Regulation updates as of Dec. 4, 2018
These are in-season regulation changes adopted on a temporary or emergency basis. Please see for permanent regulations.
Effective March 16, 2018, the Oregon Fish and Wildlife Commission issued a three year closure for harvest of abalone in Oregon.
Harvest of scallops remains open, per the 2018 Oregon Sport Fishing Regulations. Permits are issued through Charleston, Newport and Astoria offices.
The entire Oregon coast is now open for mussel harvest.
Given the lower than average abundances of razor clams on popular beaches, harvesters will need to actively pound the sand for razor clams to show. Harvesters should plan to be on the harvest area at least two hours before low tide and focus on sections of the beach that show exposed sand bars as these areas could have more clams showing than other areas.
Reminder that the conservation area closure from the Columbia River to Tillamook Head will stay closed until at least March 1, 2019. The area from the south jetty of the Umpqua River to the CA border also remains closed due to domoic acid.
Bay clamming is open along the entire Oregon Coast from the Columbia River to the California border. Check out the Where to Clam articles for places to find them. During fall and winter, low tides generally occur in the evening. While clams can still be harvested, make sure you are familiar with the area before venturing out on the mudflats in the dark.
Always call the ODA shellfish safety hotline at 1-800-448-2474 or ODA shellfish closures website before harvesting for the most current information about shellfish safety closures.
Oregon’s bays experience a high volume of crabbers moving into fall. Most bays report variable catch success. Crab are filling out their shells, providing good quality meat.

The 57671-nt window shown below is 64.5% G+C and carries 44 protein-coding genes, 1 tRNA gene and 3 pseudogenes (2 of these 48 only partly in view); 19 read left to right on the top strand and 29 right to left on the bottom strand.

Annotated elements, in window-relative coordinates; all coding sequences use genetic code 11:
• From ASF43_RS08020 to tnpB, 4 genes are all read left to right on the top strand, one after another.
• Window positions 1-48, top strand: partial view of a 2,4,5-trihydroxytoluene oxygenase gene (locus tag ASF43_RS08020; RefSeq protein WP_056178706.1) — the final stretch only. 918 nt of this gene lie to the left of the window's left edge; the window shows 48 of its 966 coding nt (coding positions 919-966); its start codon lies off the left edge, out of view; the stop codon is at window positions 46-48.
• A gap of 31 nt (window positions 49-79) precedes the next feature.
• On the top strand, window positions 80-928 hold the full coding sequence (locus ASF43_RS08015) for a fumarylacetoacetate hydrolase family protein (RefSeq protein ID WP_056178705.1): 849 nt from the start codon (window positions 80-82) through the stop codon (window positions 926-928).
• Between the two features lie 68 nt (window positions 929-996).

Crabbing in the Coos Bay estuary and lower Coquille estuary have been very good. Boat crabbers are doing well setting their pots near the jetties. Dock crabbers are picking up some legal Dungeness crabs on the docks in Charleston and at Weber’s Pier in Bandon.
Central coast crabbing in Alsea, Yaquina, and Siletz bays has improved over the past few weeks.
Crabbing in the autumn and winter can be fun and rewarding. The next two to three months are often considered the best time of year for crabbing. Crab generally molt during the summer and as they grow into their shells over time, yield bigger crab filled with tasty meat.
In addition to Dungeness crab, another Oregon native present in some of Oregon’s estuaries is the Red Rock crab. Crabbers can retain 24 Red Rock crabs of any sex or size. This year, large numbers of non-native European green crab have also been reported from Oregon’s bays and estuaries. They can be identified by the three prominent bumps between the eyes and 5 spines down the side of the carapace. The daily catch limit for European green crab is 10 crab of any size or sex.
Recreational crabbing from Cape Blanco to the California Border is closed due to domoic acid levels.
Be sure to observe weather warnings and bar restrictions and use your best judgement for a safe and enjoyable experience.